Raquel Rodríguez interview (Part One): Soul, goals and how the Raque began to roll – A personal play of Pura Vida for Costa Rica’s history-maker

At each of her significant junctures, it seems Sky Blue FC midfielder Raquel Rodríguez manages to find an opportune moment to sign her name over a little pocket of history. A national championship-winning Penn State University career helped make her the adopted American she is, but her Costa Rican pride beats in time with all she does, and it was right there when her most treasured elements came together in a blissful crescendo, one June day, two years ago.

For its various plus points and areas undoubtedly still to refine, one especially illuminating characteristic of the National Women’s Soccer League (NWSL) is how sparkling talents from all over the globe can be seen dotted around each game week. The domestic core is considerable in America’s third and most successful pro women’s league, but the personalities from Brazil and Argentina, to Norway, Nigeria, New Zealand and more in between make it the kind of style and culture clash to relish.

When it comes to the league’s sole Costa Rican player, Raquel Rodríguez Cedeño, she is a little more accustomed to the American way than most. Concluding her Penn State career with a national title and the prestigious MAC Hermann Trophy for herself in 2015, the coveted midfield/forward prospect was headed for New Jersey as Sky Blue took her at number two in last year’s College Draft.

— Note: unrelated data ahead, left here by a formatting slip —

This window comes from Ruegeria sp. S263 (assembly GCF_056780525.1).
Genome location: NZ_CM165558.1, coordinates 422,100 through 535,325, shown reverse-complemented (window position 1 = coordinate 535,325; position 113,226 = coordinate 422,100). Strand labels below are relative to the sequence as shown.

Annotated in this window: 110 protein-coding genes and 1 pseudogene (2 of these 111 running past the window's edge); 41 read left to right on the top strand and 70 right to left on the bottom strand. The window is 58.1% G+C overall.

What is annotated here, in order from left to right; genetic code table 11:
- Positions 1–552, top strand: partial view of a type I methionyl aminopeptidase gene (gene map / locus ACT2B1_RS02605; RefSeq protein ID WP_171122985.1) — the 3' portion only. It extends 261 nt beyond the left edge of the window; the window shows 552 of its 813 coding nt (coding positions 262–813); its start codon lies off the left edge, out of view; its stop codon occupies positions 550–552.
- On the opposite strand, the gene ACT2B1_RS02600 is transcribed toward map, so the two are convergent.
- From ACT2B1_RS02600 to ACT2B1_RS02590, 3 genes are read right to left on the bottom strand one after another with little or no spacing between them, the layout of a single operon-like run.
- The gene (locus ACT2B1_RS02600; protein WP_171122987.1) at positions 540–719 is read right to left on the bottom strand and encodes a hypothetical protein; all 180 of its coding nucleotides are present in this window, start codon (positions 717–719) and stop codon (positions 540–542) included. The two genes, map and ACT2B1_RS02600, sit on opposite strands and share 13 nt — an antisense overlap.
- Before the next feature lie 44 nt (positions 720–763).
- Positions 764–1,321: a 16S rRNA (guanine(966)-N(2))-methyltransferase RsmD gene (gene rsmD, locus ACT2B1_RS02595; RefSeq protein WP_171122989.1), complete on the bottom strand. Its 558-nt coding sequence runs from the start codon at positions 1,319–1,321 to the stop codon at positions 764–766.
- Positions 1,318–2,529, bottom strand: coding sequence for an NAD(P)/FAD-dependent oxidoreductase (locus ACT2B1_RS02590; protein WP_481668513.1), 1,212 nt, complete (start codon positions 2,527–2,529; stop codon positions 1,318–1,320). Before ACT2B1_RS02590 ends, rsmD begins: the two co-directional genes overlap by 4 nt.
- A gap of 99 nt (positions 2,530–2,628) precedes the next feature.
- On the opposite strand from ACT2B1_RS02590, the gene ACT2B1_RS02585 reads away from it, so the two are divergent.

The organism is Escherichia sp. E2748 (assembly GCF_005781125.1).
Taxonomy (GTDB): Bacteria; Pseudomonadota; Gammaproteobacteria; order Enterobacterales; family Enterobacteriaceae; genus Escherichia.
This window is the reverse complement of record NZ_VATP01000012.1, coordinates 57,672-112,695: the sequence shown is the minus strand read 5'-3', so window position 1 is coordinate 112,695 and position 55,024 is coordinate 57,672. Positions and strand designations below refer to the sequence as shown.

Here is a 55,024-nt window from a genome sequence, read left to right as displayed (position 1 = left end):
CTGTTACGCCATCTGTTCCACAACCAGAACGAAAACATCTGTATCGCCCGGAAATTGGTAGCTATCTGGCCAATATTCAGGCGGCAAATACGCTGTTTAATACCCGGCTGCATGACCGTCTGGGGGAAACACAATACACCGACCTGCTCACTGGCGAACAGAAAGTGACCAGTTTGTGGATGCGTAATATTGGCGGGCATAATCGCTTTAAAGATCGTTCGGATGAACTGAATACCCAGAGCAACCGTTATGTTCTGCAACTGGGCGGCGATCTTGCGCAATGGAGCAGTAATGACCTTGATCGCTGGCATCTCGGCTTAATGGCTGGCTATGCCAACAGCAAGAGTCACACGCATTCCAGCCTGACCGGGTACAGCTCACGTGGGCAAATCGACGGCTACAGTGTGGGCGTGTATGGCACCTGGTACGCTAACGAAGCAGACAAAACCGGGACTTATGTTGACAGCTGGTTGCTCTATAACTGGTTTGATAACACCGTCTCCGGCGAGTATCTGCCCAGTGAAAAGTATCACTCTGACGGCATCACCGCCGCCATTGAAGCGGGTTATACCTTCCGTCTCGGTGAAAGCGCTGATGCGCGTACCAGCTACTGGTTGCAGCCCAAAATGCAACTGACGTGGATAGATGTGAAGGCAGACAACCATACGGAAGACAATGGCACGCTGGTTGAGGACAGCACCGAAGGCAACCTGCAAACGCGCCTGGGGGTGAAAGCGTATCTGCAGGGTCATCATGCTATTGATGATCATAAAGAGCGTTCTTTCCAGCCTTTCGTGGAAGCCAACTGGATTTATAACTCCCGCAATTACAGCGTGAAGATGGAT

Nobody else has embarked upon quite the same path as the 23-year-old, with the very nature of that trail making her the unique NWSL ingredient she is. Setting benchmarks is something she does well, from pouncing to settle the College Cup final with Duke two years ago, to notching NWSL Rookie of the Year last season.

This June, she even stole in to strike the fastest goal in the NWSL’s five-season history, dispatching Sam Kerr’s pass with a low finish at Portland Thorns’ Providence Park after only 24.76 seconds. As her articulate and expressive manner always hints at, though, there is a world or two more behind her character, and appreciating what matters most in her life is a pretty good starting point to understanding that.

The San José native felt the glow of those most cherished fundamentals more than she ever had, as she delivered Costa Rica’s very first FIFA Women’s World Cup goal in June 2015. That close-range effort in a 1-1 draw came after great work from Lixy Rodríguez down the left and immediately cancelled out Spain’s early lead in Montreal, though the grip of the euphoria would be felt for some time after the final whistle.

Love of her country, connection to her faith, momentous on-field happiness her family could share, and then music to let her live it all on another level in her own private corner after the game. ‘Rocky’ recalls exactly why that day brought the shivers reserved only for songs that strike us in the rawest, most powerful way, when it feels as if the world is on pause for a moment.

“I remember after our first game against Spain, I scored the goal and it was like a dream come true. It meant a lot to me and I remember on the way back to the hotel I was crying, because I just felt very grateful to God.

“I was listening to a Marcos Vidal (Spanish Christian singer) song that talks about ‘as long as I live, I will talk about him and sing his name’ etc.”